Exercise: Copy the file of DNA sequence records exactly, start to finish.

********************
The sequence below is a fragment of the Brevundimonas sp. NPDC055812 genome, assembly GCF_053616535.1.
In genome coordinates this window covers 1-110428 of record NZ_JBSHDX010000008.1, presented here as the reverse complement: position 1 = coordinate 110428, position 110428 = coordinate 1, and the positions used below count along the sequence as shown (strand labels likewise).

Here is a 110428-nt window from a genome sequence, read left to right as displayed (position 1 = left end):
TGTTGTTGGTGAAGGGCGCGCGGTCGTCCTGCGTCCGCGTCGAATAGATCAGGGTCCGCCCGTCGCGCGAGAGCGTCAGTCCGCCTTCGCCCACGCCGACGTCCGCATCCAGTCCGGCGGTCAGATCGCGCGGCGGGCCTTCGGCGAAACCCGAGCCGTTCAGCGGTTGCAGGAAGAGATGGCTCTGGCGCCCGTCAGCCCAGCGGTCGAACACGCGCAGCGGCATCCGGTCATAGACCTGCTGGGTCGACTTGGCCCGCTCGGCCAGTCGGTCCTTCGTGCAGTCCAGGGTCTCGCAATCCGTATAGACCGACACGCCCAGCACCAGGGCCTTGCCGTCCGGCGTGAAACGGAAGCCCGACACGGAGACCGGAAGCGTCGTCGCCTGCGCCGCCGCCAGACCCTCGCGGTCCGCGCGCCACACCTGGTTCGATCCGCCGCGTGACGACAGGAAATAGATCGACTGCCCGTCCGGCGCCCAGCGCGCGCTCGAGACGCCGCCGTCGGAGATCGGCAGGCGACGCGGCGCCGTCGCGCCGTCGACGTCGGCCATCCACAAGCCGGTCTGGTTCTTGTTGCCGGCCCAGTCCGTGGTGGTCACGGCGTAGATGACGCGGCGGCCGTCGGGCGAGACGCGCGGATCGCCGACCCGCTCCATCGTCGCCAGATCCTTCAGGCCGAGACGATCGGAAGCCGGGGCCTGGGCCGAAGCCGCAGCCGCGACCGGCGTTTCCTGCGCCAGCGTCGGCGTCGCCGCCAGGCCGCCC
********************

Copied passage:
The sequence below is a fragment of the Brevundimonas sp. NPDC055812 genome, assembly GCF_053616535.1.
In genome coordinates this window covers 1-110428 of record NZ_JBSHDX010000008.1, presented here as the reverse complement: position 1 = coordinate 110428, position 110428 = coordinate 1, and the positions used below count along the sequence as shown (strand labels likewise).

Here is a 110428-nt window from a genome sequence, read left to right as displayed (position 1 = left end):
TGTTGTTGGTGAAGGGCGCGCGGTCGTCCTGCGTCCGCGTCGAATAGATCAGGGTCCGCCCGTCGCGCGAGAGCGTCAGTCCGCCTTCGCCCACGCCGACGTCCGCATCCAGTCCGGCGGTCAGATCGCGCGGCGGGCCTTCGGCGAAACCCGAGCCGTTCAGCGGTTGCAGGAAGAGATGGCTCTGGCGCCCGTCAGCCCAGCGGTCGAACACGCGCAGCGGCATCCGGTCATAGACCTGCTGGGTCGACTTGGCCCGCTCGGCCAGTCGGTCCTTCGTGCAGTCCAGGGTCTCGCAATCCGTATAGACCGACACGCCCAGCACCAGGGCCTTGCCGTCCGGCGTGAAACGGAAGCCCGACACGGAGACCGGAAGCGTCGTCGCCTGCGCCGCCGCCAGACCCTCGCGGTCCGCGCGCCACACCTGGTTCGATCCGCCGCGTGACGACAGGAAATAGATCGACTGCCCGTCCGGCGCCCAGCGCGCGCTCGAGACGCCGCCGTCGGAGATCGGCAGGCGACGCGGCGCCGTCGCGCCGTCGACGTCGGCCATCCACAAGCCGGTCTGGTTCTTGTTGCCGGCCCAGTCCGTGGTGGTCACGGCGTAGATGACGCGGCGGCCGTCGGGCGAGACGCGCGGATCGCCGACCCGCTCCATCGTCGCCAGATCCTTCAGGCCGAGACGATCGGAAGCCGGGGCCTGGGCCGAAGCCGCAGCCGCGACCGGCGTTTCCTGCGCCAGCGTCGGCGTCGCCGCCAGGCCGCCC